"It's none of my business!"

iMacZealot

macrumors 68020
Original poster
Mar 11, 2005
2,238
3
One of the big gripes from Windows and other computer users about the Mac is that "Macs don't do business". I don't understand this. We have Office. We have QuickBooks/Quicken. We have FileMaker. And perhaps most importantly, we have increased security. What are we missing that so many businesses say we are?
 

rotlex

macrumors 6502a
May 1, 2003
634
258
PA
Unfortunately, while we have many of the boxed up standard business apps you mention, what we don't have, in the case of the company I work for, is legacy, in house application support. I work for a VERY large insurance company, yeah, I'm one of the IT guys, and while I would love to see OS X running across the board, it ain't gonna happen anytime soon.

We run literally dozens of apps that tie into everything from the mainframe, to Oracle, to SQL that we could simply NOT run on the Mac. Many of these are in house written stuff that dates back anywhere from 1 to 15 years. So no, Apple really doesn't do "business" very well if that business is anything outside of what most consider business apps. i.e. The stuff you mention, and of course all the graphical, design stuff.

I'm as big a zealot as anyone, but I have to face the facts at work as well. :(
 

VideoFreek

macrumors 6502
May 12, 2007
455
53
Philly
There are many more things that corporate IT departments need to think about than whether a particular app is available for OS X. Central manageability is crucial in an organization of any appreciable size...for example, corporate admins configure and lock down clients via group policy, deploy software, manage licensing and software inventory, among many other things. In the Windows world, active directory domains provide a pretty elegant means to manage a huge number of assets and users. To be honest, I've never played with OS X Server, so I don't know its management capabilities, but my impression is that Apple really have not focused much on the enterprise market, and so are far behind Microsoft in this area. Macs seem to be aimed at the home and small/medium business segments.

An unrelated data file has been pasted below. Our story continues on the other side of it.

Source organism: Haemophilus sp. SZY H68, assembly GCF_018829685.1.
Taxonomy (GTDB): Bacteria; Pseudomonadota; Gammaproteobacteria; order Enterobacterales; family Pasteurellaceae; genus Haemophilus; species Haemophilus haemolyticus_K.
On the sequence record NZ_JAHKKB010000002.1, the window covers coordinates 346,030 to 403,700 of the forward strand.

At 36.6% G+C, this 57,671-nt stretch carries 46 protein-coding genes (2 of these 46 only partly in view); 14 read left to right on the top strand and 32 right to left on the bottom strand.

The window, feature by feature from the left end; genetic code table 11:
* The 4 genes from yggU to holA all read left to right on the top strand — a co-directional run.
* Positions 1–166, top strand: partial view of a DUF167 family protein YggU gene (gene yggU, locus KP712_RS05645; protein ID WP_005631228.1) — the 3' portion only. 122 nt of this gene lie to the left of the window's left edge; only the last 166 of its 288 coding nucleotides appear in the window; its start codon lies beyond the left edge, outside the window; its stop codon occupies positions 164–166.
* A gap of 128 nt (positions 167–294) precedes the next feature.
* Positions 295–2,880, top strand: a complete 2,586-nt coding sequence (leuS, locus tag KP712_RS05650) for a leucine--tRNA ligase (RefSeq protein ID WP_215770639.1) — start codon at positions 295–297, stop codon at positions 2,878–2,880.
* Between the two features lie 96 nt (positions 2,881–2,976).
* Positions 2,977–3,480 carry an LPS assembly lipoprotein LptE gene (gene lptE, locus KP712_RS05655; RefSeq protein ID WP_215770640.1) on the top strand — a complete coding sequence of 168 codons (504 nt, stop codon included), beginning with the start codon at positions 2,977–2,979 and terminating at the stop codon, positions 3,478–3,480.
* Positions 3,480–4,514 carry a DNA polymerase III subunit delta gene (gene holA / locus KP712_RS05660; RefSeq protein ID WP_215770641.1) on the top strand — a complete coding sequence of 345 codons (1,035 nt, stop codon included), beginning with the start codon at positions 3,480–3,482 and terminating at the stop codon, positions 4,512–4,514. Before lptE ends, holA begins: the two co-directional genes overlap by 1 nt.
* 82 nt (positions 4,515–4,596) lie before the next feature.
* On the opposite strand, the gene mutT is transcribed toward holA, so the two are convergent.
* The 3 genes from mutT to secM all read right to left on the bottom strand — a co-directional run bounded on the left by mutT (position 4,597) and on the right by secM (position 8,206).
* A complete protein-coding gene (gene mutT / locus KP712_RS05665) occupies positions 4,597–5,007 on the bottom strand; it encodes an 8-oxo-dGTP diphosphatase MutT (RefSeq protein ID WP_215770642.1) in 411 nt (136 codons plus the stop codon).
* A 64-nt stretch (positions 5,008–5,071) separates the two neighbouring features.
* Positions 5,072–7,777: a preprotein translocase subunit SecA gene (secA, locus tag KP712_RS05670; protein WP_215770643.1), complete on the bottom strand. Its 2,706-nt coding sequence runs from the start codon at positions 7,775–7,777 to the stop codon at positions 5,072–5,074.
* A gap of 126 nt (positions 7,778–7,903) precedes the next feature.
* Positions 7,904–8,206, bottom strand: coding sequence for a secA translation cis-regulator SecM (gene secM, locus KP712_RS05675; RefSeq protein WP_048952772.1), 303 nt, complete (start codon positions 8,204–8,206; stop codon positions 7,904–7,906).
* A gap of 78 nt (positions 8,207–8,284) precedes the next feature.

byakuya

macrumors 6502a
Jul 26, 2007
542
0
as stated above it is true that the most used business relevant software is available for the mac but if you look at some specialized software (for me logistics and statistic programms) you are out of luck...I guess it just isn't profitable enough for small software companies to offer mac versions along with their windows versions.

you sure can use parallels or fusion for those programs but that means more expenses and it just doesn't run as smoothly.

byakuya
 

coocooforcocoap

macrumors 6502
Sep 22, 2007
252
1
kathmandu, nepal
you sure can use parallels or fusion for those programs but that means more expenses and it just doesn't run as smoothly.

byakuya
PD is worth the bucks and runs smooth as silk! gots lots of apps running there with no problems whatsoever...starting takes a bit more time but once u have the virtual desktop going (which i am tending to leave on all the time now), ya just quicksilver the windows app up or create favorites on the mactop and ur set to go. cheers!
 

byakuya

macrumors 6502a
Jul 26, 2007
542
0
PD is worth the bucks and runs smooth as silk! gots lots of apps running there with no problems whatsoever...starting takes a bit more time but once u have the virtual desktop going (which i am tending to leave on all the time now), ya just quicksilver the windows app up or create favorites on the mactop and ur set to go. cheers!